He does not take pleasure in the legs of a man. The Lord favors those who fear him, those who wait for his loving kindness. Praise the Lord, O Jerusalem.

Praise your God, O Zion, for he has strengthened the bars of your gates. He has blessed your sons within you. He makes peace in your borders. He satisfies you with the finest of the wheat. He sends forth his command to the earth.

His word runs very swiftly. He gives snow like wool. He scatters the frost like ashes. He casts forth his ice as fragments who can stand before his cold. He sends forth his word and melts them. He causes his wind to blow and the waters to flow. He declares his words to Jacob, his statutes, and his ordinances to Israel.

He has not dealt thus with any nation, and as for his ordinances, they have not known them. Praise the Lord. Please be seated. The Westminster Shorter Catechism famously asks in its first question, What is the chief end of man? And the well-known answer is that man's chief end is to glorify God and to enjoy him forever.

The vivid finish of the Psalter makes the duty and the privilege clear. Praise the Lord. Praise the Lord.

Praise the Lord. And Psalm 147 is a major contributor to that great climax of the Psalter. What I want to do at the start here is to just show you the structure of this Psalm because it sets the stage for entering into the fullness of its message. This Psalm has three rounds of praise that are clearly identified in the structure.

You can see it at the beginning at verse 1, at verse 7, and at verse 12. Verse 1, you see, Praise the Lord, for it is good to sing praises to our God. In verse 7, you see, Sing to the Lord with thanksgiving. Sing praises to our God. In verse 12, it says, Praise the Lord, O Jerusalem.

Praise your God, O Zion. And so the three sections of the Psalm are clearly marked out in terms of a unique and distinct call to praise as the Psalm progresses throughout its message. Now, along with that, and I love these structural things about the Psalms, I will miss them when we are done with the Psalms in a few weeks.

Each of those three sections ends with a contrast. Each of the three sections contrasts mutually exclusive people so that you see in verse 6, the end of the first section of the Psalm, you see a contrast between what the Lord does with different groups. It says, The Lord supports the afflicted. He brings down the wicked to the ground. He shows mercy, in other words, to the hurting. He brings down, He brings judgment upon the wicked. That's the end of the first section.

The second section has a different kind of contrast. In verses 10 and 11, it says that God does not delight in the strength of the horse. He does not take pleasure in the legs of a man. The Lord favors those who fear Him, those who wait for His loving kindness. And so there's a contrast between those who rely on man, who rely on their own strength, and those who consciously and dependently fear God and trust in Him, come what may. And then the Psalm ends on another contrast, verses 19 and 20, where we read, He declares His words to Jacob, His statutes and His ordinances to Israel.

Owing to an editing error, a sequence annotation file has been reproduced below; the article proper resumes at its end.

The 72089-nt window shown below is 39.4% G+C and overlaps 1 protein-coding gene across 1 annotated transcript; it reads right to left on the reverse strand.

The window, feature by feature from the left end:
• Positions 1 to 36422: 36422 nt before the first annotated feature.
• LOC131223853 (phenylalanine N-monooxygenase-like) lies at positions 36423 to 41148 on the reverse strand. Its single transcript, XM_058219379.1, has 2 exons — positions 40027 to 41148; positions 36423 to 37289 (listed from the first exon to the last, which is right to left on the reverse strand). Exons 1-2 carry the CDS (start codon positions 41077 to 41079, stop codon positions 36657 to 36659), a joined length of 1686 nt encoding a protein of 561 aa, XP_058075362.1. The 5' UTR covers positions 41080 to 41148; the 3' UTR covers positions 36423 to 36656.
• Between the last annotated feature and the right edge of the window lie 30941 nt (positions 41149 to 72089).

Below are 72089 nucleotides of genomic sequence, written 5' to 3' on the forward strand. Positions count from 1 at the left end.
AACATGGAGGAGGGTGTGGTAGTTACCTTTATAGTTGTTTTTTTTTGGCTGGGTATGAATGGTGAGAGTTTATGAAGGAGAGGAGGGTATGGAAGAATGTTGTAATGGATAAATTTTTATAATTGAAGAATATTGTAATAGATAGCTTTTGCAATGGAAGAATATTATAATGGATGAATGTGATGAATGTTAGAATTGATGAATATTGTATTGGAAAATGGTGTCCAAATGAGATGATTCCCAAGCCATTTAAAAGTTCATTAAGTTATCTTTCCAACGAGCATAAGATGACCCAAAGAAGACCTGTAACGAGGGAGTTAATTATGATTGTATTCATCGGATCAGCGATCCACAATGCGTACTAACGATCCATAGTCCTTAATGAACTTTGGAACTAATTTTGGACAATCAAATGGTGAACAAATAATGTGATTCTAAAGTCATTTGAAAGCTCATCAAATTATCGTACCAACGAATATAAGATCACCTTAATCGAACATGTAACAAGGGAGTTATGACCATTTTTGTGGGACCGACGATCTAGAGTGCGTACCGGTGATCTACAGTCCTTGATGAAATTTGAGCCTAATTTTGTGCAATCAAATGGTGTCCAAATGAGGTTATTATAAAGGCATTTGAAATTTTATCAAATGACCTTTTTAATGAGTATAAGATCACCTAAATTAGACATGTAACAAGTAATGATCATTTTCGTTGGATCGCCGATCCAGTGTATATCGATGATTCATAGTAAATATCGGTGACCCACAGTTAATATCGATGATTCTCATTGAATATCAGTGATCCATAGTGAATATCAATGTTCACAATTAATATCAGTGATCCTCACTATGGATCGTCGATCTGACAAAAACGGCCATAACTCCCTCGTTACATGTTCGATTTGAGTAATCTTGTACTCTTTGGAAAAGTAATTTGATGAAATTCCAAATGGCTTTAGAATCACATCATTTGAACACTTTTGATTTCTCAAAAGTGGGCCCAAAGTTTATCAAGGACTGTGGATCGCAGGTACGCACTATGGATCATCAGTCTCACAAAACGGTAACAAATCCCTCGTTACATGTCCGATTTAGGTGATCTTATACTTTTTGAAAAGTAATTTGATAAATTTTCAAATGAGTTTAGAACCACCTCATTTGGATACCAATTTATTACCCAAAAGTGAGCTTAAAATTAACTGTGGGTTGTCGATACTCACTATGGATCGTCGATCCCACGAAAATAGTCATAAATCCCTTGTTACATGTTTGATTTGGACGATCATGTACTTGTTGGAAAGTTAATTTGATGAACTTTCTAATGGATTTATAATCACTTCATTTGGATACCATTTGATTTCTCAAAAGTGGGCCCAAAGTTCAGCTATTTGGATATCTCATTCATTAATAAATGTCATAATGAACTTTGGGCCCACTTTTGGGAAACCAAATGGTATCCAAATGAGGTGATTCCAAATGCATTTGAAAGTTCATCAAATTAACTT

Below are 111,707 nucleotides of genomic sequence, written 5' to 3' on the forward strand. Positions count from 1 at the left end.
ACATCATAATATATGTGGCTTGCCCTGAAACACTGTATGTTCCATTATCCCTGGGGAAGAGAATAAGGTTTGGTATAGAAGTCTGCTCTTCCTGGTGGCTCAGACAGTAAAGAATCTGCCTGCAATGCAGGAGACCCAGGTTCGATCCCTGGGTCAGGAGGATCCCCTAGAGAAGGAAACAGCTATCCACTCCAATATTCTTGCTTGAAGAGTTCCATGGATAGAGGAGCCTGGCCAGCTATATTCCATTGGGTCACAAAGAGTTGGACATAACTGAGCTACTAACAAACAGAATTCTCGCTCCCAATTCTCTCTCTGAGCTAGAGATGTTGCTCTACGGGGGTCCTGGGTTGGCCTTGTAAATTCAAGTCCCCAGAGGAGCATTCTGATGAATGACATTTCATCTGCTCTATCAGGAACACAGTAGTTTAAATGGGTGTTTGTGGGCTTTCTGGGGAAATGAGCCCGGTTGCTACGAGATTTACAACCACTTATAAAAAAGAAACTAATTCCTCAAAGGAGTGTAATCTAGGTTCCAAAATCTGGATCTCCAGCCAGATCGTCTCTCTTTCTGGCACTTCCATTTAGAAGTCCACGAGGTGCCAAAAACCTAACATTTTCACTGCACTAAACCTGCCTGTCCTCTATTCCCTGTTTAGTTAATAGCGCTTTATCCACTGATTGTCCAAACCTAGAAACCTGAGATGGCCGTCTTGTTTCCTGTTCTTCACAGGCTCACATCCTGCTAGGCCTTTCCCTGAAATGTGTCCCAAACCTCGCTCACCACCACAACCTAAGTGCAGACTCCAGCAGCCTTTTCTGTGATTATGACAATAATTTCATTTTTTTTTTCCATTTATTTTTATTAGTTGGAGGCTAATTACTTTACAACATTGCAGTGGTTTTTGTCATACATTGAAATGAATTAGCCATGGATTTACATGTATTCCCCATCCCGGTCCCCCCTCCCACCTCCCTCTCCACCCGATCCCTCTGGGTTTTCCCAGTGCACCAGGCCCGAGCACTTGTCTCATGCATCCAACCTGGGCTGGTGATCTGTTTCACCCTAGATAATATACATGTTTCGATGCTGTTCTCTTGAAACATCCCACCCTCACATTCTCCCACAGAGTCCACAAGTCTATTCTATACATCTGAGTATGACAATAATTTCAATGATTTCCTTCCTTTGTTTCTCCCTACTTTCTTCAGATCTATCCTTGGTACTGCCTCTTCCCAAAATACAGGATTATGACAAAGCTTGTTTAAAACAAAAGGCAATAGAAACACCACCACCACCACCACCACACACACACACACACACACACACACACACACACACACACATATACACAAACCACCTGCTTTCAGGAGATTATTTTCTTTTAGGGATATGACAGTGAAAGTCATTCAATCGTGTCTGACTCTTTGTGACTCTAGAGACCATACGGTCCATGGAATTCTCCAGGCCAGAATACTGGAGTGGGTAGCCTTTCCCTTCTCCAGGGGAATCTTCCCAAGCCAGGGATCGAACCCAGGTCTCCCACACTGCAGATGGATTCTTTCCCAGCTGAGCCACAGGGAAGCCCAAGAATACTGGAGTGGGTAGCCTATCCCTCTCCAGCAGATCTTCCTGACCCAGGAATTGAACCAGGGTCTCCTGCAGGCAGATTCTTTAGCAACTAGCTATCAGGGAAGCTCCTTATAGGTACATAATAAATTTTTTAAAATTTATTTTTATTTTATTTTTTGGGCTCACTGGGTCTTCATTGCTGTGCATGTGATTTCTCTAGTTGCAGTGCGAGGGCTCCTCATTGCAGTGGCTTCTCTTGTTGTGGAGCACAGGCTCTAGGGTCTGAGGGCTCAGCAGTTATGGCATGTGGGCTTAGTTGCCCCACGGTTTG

He has not dealt thus with any nation, and as for His ordinances, they have not known them. Praise the Lord. And so there's a contrast between Israel and all the other nations. And so there's this call to praise at the start of each section, and then there's a contrast at the end of each section.

And the effect of that is very personal in its application to you. The opening praise and the closing contrast presents you with a choice in terms of the way that you will live and the way that you will respond. Will you praise God with those who fear Him? Will you honor God in response to His revealed glory?

Or will you go the way of the world? Will you choose a path of judgment, a path of self-reliance, and a path of abandonment ultimately by God? In other words, you could put it this way, the message of this psalm is, whose side are you on? And so the psalm leads us through these things in a compelling examination of the glory and the praise of God. And so to title these three sections, I'll title this first section, The Call to Praise, The Call to Praise.

And the opening verse sets the theme for the entire psalm in verse 1. Praise the Lord, for it is good to sing praises to our God, for it is pleasant and praise is becoming. The opening word in Hebrew is literally hallelujah. Praise Yah, the shortened version of the name Yahweh.

And as we've seen often in these concluding psalms, the word for explains and emphasizes why we should honor the call to praise God. The command is praise the Lord. And he doesn't simply leave it there, he explains why you should enter into that praise, why you should obey and honor the call. And he says it's a good thing to sing praise to God. It honors him.

It's reviving to our own souls. It ascribes proper glory to the Creator and Redeemer. And so we're called to praise God.

He gives us incentives to obey. It will be good for you and it will give glory to God if you follow my lead, the psalmist's lead, in honoring God in this way. Now on a night like this, where we are corporately gathered together, this is an especially appropriate psalm for us to be considering together. Because this psalm particularly emphasizes corporate worship. Corporate worship. Someone who thinks that he can live the Christian life on his own.